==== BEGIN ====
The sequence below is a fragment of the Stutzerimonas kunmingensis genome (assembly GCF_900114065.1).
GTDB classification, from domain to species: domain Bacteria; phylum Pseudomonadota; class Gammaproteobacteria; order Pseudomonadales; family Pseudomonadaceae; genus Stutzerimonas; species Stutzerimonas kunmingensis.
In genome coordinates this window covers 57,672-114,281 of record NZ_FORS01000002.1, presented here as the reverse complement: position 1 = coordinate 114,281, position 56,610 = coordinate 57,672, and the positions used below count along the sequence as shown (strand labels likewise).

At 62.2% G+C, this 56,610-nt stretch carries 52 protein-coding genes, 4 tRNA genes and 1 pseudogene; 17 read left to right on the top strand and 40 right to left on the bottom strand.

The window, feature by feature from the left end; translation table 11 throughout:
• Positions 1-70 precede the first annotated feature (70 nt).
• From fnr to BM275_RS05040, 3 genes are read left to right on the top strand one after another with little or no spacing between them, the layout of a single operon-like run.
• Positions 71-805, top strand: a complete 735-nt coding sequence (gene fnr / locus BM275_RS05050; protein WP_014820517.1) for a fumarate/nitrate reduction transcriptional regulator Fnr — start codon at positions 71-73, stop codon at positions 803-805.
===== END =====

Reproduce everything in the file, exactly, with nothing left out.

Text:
The sequence below is a fragment of the Stutzerimonas kunmingensis genome (assembly GCF_900114065.1).
GTDB classification, from domain to species: domain Bacteria; phylum Pseudomonadota; class Gammaproteobacteria; order Pseudomonadales; family Pseudomonadaceae; genus Stutzerimonas; species Stutzerimonas kunmingensis.
In genome coordinates this window covers 57,672-114,281 of record NZ_FORS01000002.1, presented here as the reverse complement: position 1 = coordinate 114,281, position 56,610 = coordinate 57,672, and the positions used below count along the sequence as shown (strand labels likewise).

At 62.2% G+C, this 56,610-nt stretch carries 52 protein-coding genes, 4 tRNA genes and 1 pseudogene; 17 read left to right on the top strand and 40 right to left on the bottom strand.

The window, feature by feature from the left end; translation table 11 throughout:
• Positions 1-70 precede the first annotated feature (70 nt).
• From fnr to BM275_RS05040, 3 genes are read left to right on the top strand one after another with little or no spacing between them, the layout of a single operon-like run.
• Positions 71-805, top strand: a complete 735-nt coding sequence (gene fnr / locus BM275_RS05050; protein WP_014820517.1) for a fumarate/nitrate reduction transcriptional regulator Fnr — start codon at positions 71-73, stop codon at positions 803-805.